The merger was first announced publicly April 10, approved by First Security shareholders July 31, and given a thumb's up by the Federal Reserve Bank on Oct. 10.
With the merger completed, Wells Fargo is now the largest banking franchise in the West, the largest by market share in Utah, Nevada, Idaho and New Mexico, and one of the largest in the United States.
"This merger is not an end in itself, it's the next stage of our vision to satisfy all of our customers' financial needs and help them succeed financially," Kovacevich said Wednesday in a news release.
Although Wells Fargo has the most deposits of any bank in those four states, Kovacevich said Wells has only about 3 percent of its customers' assets when it comes to all of the financial services and products that they need and he vowed to go after a larger share of that business.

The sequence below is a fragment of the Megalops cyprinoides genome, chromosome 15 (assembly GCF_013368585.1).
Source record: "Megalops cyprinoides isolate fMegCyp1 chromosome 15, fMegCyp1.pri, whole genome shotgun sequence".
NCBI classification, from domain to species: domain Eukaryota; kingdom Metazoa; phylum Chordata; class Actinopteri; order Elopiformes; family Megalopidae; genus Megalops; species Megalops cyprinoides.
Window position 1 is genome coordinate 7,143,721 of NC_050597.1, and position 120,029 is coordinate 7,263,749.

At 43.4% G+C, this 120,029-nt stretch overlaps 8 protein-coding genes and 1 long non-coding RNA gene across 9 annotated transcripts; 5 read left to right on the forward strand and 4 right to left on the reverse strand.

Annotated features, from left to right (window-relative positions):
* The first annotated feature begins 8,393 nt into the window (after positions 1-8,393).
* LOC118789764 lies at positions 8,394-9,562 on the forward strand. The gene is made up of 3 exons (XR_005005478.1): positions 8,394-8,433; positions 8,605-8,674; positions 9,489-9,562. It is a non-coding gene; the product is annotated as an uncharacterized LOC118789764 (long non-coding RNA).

Eccles, whose title now is chairman of Wells Fargo's Intermountain Banking Region, said in the same release that the merger "helps all of us in the new Wells Fargo get even closer to becoming one of America's great companies."
With the acquisition of First Security, Wells Fargo now has assets of more than $263 billion and some 114,000 employees in 5,600 locations nationwide. It ranks seventh nationally in assets and third in the market value of its stock among U.S. bank holding companies.
Among other top First Security officers, Morgan Evans, former president and chief operating officer of First Security Corp., will retire. Scott C. Ulbrich, former executive vice president, will stay on as regional managing director of the Wells Fargo Private Client Services, Intermountain Region. Mark Howell, former head of business banking services, will become executive vice president and division manager for wholesale banking in the Intermountain Division of Wells Fargo.